- Show extra appreciation and give more validation for what your wife does every day. Notice her efforts and say thank you—often. Schedule some evenings together, just the two of you.
- Have a regular time to talk with your wife about each child’s needs and what you can do to help.
- Give your wife a “day away” now and then. Take over the household and give your wife a break from her daily responsibilities. Taking over for a while will greatly enhance your appreciation of what your wife does.
- Come home from work and take an active role with your family. Don’t put work, friends, or sports ahead of listening to, playing with, and teaching your children.
To children and youth, Elder Ballard suggests:
- Pick up your toys when you are finished playing with them, and when you get a little older, you can make your bed, help with the dishes, and do other chores—without being asked.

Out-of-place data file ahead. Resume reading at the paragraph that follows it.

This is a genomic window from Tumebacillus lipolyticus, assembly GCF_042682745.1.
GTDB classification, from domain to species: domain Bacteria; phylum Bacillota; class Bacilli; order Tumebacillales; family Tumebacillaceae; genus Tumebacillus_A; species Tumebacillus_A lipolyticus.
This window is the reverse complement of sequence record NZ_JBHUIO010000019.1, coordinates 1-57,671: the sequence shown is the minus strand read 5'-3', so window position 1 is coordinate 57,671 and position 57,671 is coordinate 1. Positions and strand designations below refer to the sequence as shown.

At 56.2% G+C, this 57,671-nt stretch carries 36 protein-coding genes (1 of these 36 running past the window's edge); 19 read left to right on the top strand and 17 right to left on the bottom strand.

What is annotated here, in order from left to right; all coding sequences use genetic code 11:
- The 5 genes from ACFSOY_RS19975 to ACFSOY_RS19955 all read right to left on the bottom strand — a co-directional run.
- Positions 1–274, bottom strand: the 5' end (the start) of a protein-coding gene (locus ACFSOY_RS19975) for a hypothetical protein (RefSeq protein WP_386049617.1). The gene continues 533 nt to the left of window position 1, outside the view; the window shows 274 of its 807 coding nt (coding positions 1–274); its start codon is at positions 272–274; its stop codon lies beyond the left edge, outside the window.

- Say thank you more often when you finish a nice meal, when a story is read to you at bedtime, or when clean clothes are hung in your closet or put in your drawers.
- Most of all, you can put your arms around your mother often and tell her you love her.
Those that know me well know that I keep a historical log of my life since I was a child. In written journals, scrapbooks, digital scrapbooks, photo shows and home movies. When I am older and my kids are all out of the house, I hope to have these memories to look back on all the moments that we had. I find comfort too in that my own mother has made it a priority to scrapbook her life as well for us to look back on when she is gone.